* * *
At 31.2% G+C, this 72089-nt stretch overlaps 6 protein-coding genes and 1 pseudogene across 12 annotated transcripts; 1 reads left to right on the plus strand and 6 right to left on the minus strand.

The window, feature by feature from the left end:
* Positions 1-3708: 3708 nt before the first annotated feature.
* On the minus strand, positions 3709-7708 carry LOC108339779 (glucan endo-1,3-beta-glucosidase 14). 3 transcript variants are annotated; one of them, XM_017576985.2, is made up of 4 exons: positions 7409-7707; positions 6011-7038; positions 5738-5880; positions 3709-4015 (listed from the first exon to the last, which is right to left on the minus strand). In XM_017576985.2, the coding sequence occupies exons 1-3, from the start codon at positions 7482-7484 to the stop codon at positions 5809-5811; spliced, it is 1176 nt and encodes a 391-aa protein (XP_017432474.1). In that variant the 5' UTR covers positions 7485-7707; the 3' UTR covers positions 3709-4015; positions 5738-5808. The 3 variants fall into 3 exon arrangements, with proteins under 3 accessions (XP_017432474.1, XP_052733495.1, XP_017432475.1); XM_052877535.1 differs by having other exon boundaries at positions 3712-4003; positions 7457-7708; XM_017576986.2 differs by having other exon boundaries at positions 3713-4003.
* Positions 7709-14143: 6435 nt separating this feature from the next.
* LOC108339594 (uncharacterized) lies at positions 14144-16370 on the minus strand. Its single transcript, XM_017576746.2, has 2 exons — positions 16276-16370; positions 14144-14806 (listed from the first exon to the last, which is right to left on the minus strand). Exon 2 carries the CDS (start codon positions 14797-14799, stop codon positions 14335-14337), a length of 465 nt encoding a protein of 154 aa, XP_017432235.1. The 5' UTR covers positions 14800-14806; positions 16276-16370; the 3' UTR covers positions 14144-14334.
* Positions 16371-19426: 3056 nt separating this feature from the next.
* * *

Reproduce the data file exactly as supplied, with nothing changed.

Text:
At 31.2% G+C, this 72089-nt stretch overlaps 6 protein-coding genes and 1 pseudogene across 12 annotated transcripts; 1 reads left to right on the plus strand and 6 right to left on the minus strand.

The window, feature by feature from the left end:
* Positions 1-3708: 3708 nt before the first annotated feature.
* On the minus strand, positions 3709-7708 carry LOC108339779 (glucan endo-1,3-beta-glucosidase 14). 3 transcript variants are annotated; one of them, XM_017576985.2, is made up of 4 exons: positions 7409-7707; positions 6011-7038; positions 5738-5880; positions 3709-4015 (listed from the first exon to the last, which is right to left on the minus strand). In XM_017576985.2, the coding sequence occupies exons 1-3, from the start codon at positions 7482-7484 to the stop codon at positions 5809-5811; spliced, it is 1176 nt and encodes a 391-aa protein (XP_017432474.1). In that variant the 5' UTR covers positions 7485-7707; the 3' UTR covers positions 3709-4015; positions 5738-5808. The 3 variants fall into 3 exon arrangements, with proteins under 3 accessions (XP_017432474.1, XP_052733495.1, XP_017432475.1); XM_052877535.1 differs by having other exon boundaries at positions 3712-4003; positions 7457-7708; XM_017576986.2 differs by having other exon boundaries at positions 3713-4003.
* Positions 7709-14143: 6435 nt separating this feature from the next.
* LOC108339594 (uncharacterized) lies at positions 14144-16370 on the minus strand. Its single transcript, XM_017576746.2, has 2 exons — positions 16276-16370; positions 14144-14806 (listed from the first exon to the last, which is right to left on the minus strand). Exon 2 carries the CDS (start codon positions 14797-14799, stop codon positions 14335-14337), a length of 465 nt encoding a protein of 154 aa, XP_017432235.1. The 5' UTR covers positions 14800-14806; positions 16276-16370; the 3' UTR covers positions 14144-14334.
* Positions 16371-19426: 3056 nt separating this feature from the next.